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Soloist Fights Earth: Or, Ray Charles and Iron Man + BFF versus Disney

Okay, so the title of this blog makes about as much sense as mocha-flavored tea served in a beer stein, but I couldn’t help but point out some of the odd connections between these movies.  In The Soloist (Metacritic – 60%; Rotten Tomatoes – 54%) the man who played Ray Charles in Ray (Jamie Foxx) stars as a mentally unstable musical prodigy along with Robert Downey Jr. who played Iron Man along with Terrance Howard (who played Tony Stark’s friend – Rodney Rhodes) and even though Howard won’t be back for Iron Man 2 (he was replaced with Don Cheadle) he is in Fighting (M – 60% RT – 26%) and (oddly enough) he was in Ray.  All that rambling and I didn’t even get to how Terrance Howard stars in the Broadway production of Cat On A Hot Tin Roof with James Earl Jones, who is the narrator for the American version of Earth (M – 71%  RT – 85%), which also comes out this week.  As you can see, it’s all a little confusing.  So, in the interest of simplifying this process, I’ll occlude postulating verbosely about insignificant trivialities.
“I don’t know if Beethoven and a sympathetic newspaper reporter can redeem a messy American city, but this movie makes a plausible case for so fervent a dream.” The New Yorker  David Denby

That sounds a little like a superhero comic plot.  Can a time-traveling historical figure and a mild mannered reporter saved an American city in peril!?!  Then again, perhaps I’m still caught up those odd connections.  Next.

“Has moments of power and imagination, but the overworked style and heavy socially conscious bent exude an off-putting sense of self-importance, making for a picture that’s more of a chore than a pleasure to sit through.” Variety Todd McCarthy

Hmm.  Perhaps that’s not so bad if it’s the ‘whistle while you work’ type chore.

“The Soloist has all the elements of an uplifting drama, except for the uplift.” Chicago Sun-Times  Roger Ebert

So, it’s just drama?

“American Idol meets Brother From Another Planet and Beethoven for dummies. What’s missing is any recognition of the impact of poverty and racism on homelessness and mental illness, or why any of it exists in supposedly the most prosperous nation on earth.” Prairie Miller NewsBlaze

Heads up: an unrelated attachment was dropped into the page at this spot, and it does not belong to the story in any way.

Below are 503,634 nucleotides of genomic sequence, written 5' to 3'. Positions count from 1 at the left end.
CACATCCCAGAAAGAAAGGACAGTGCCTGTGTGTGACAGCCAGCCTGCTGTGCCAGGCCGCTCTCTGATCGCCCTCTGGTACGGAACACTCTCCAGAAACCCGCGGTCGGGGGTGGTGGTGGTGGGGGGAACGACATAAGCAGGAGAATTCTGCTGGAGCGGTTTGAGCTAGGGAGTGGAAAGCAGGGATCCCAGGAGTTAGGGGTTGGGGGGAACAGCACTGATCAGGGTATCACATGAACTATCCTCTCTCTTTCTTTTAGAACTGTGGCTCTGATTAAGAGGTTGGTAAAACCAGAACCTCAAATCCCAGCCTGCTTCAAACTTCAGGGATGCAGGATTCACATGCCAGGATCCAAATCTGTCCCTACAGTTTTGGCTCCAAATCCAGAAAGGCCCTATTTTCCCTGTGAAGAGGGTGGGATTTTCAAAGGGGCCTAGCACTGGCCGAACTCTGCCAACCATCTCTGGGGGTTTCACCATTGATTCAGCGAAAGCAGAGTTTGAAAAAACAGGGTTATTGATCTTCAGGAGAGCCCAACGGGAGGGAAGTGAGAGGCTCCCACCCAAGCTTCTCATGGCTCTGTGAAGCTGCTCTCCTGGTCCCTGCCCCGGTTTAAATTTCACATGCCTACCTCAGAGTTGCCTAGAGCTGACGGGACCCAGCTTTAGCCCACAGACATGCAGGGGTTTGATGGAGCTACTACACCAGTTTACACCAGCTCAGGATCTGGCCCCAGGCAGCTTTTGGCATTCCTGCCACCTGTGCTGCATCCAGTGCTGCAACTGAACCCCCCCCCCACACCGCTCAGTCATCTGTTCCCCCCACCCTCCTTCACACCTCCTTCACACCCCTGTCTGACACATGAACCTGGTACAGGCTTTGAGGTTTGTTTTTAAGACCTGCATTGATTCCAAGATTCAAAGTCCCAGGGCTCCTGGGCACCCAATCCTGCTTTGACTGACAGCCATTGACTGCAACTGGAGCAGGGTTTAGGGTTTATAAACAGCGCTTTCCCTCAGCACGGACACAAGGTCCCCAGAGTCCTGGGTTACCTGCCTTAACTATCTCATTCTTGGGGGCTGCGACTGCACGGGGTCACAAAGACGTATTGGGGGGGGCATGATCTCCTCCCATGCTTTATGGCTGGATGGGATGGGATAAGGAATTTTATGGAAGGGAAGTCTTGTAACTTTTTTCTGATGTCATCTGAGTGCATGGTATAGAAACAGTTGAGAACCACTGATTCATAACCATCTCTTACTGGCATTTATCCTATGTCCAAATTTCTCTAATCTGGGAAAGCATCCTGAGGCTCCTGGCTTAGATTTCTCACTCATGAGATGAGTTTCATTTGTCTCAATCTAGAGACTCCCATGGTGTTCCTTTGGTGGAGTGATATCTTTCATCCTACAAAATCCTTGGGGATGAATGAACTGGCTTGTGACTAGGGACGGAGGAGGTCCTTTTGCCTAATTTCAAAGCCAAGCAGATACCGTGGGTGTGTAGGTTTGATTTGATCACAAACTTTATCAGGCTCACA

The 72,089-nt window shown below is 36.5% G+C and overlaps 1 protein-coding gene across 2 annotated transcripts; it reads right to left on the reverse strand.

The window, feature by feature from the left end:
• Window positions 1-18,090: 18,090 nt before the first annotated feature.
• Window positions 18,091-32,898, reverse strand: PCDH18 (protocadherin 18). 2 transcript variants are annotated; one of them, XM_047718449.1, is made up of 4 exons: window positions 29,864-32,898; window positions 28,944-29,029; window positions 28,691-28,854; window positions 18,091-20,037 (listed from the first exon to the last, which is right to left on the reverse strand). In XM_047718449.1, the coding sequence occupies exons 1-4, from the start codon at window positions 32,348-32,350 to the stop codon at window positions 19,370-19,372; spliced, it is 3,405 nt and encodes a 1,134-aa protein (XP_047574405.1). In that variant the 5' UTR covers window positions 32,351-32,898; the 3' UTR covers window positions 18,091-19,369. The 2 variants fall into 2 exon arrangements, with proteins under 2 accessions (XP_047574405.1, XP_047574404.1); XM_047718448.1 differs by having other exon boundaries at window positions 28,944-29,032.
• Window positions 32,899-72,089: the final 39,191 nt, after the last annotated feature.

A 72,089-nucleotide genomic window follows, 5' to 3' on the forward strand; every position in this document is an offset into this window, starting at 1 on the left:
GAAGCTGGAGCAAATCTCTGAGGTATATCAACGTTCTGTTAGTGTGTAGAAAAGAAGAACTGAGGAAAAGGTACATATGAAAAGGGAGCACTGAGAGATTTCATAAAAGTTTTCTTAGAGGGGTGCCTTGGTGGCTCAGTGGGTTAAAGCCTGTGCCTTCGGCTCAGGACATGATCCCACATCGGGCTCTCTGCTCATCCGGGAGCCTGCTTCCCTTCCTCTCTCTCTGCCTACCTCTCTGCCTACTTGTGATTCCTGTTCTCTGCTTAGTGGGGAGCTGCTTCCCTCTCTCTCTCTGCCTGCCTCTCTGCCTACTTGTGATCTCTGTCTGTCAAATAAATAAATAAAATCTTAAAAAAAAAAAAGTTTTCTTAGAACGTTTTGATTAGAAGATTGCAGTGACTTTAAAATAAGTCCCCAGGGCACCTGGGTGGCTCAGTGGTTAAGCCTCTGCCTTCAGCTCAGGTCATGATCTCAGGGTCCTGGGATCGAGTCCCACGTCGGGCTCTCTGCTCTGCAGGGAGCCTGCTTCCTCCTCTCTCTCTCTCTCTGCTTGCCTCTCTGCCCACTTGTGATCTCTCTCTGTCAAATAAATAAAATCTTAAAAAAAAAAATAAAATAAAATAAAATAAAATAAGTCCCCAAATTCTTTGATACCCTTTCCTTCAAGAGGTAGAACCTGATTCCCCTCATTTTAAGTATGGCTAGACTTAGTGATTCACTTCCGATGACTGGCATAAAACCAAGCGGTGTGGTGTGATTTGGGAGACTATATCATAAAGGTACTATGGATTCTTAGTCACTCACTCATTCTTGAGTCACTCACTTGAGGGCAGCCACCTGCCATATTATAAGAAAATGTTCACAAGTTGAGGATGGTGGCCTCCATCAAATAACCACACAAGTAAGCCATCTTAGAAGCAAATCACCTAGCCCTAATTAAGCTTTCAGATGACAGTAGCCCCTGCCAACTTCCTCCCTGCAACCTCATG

So, it’s drama without social consciousness?

Innappropriate high five?

Innappropriate high five?

“This film version takes a somewhat romanticized view of both journalism and skid row yet is nevertheless a compassionate and compelling look at mental illness.” Kirk Honeycutt Hollywood Reporter

So, it’s back to being just drama.  How about the low down on what we could expect?

“The movie, for all its flaws, reminds us that everyone is worth catching, but it’s the actors who best embody that message. They go the full human being.” Ty Burr Boston Globe

As opposed to those actors who only go for half human?  And speaking of non-human film participants, Disney’s newest division Disneynature, features three animal families and their travels around this big blue ball of ours: Earth.
“Earth is 85 minutes of graceful animals, scary animals, funny animals, and excruciatingly cute baby animals. A better family-friendly nature film can’t be found.” Frederica Mathewes-Green Christianity Today

Except those scary animals.  Doesn’t Disney want to avoid provoking negative sociological responses (ie. terror)?

“This is nature defanged and declawed for kiddie consumption, so the emphasis is on awwww-filled moments.” The New York Times  Jeannette Catsoulis



“It just feels like cheating. This is the exact footage used in the “Planet Earth” series. I even miss the full Disney treatment. No cute names given to the animals? How will you sell more stuffed animals?” Jeff Bayer The Scorecard Review

Indeed.  Like this one:

He could only be cuter if he was holding cavity -inducing sugar water

He could only be cuter if he was holding cavity-inducing sugar water